You will immediately recognize where this is headed: the distinction between an objective reality that is “out there” as it is encountered and filtered through the senses to the brain, and an inner reality – the mind’s eye or “I,” so to speak – that is created moment-to-moment from the accumulation of mental and physical experiences.
A hard lesson that “normal” people learn, and the earlier the better, is that the world of “what should be” rarely occurs spontaneously. That happens because in the context of human experience, “should” constitutes a non-physical imperative (as distinct from a physical entity subject to the laws of materials) that is a cognitive judgment of the value of something occurring or not occurring. Sometimes it is possible to affect the propensity or the probability that something that “should” happen actually does, but it is not possible to consistently bend the events and relationships of this exterior reality to conform to the inner construct.
All this came to mind again as I looked over piles of unfiled papers dealing with Guantanamo Bay and the military commissions created by the Bush administration to try the “worst of the worst.” Almost all of the prisoners were handed over to or captured by Americans in Afghanistan.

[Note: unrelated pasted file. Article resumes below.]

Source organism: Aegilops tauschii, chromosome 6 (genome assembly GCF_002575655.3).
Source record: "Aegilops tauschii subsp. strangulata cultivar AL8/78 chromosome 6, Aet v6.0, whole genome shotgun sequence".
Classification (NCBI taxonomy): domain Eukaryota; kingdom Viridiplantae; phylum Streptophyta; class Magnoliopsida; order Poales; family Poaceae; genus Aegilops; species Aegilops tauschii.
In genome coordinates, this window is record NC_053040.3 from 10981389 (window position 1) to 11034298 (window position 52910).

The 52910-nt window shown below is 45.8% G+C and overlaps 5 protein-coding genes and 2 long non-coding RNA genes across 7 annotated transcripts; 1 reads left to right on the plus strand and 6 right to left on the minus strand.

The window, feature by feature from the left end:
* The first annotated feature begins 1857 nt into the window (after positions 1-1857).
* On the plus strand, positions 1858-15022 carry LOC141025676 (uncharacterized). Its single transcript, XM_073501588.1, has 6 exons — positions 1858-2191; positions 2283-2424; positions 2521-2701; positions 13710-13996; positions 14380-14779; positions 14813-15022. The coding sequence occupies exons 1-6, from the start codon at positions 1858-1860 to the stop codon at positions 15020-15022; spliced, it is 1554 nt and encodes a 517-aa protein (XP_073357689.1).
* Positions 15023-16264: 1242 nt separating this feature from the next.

In Bush’s world, these were people who should be in prison for life if not executed for opposing U.S. forces or in some way being associated with al-Qaeda or the Taliban. But after seven years, one of these “unlawful enemy combatants” pleaded :guilty in a plea bargain and one was found guilty of driving Osama bin Laden – for which he was sentenced to serve only five months in prison over and above the time already served.
Surely, this is not what George Bush expected when he started this ill-conceived “war” and then compounded the situation by violating international laws relating to the treatment of detainees. He leaves office January 20, 2009, but he also leaves his successor a most unpalatable reality that will take years to overcome,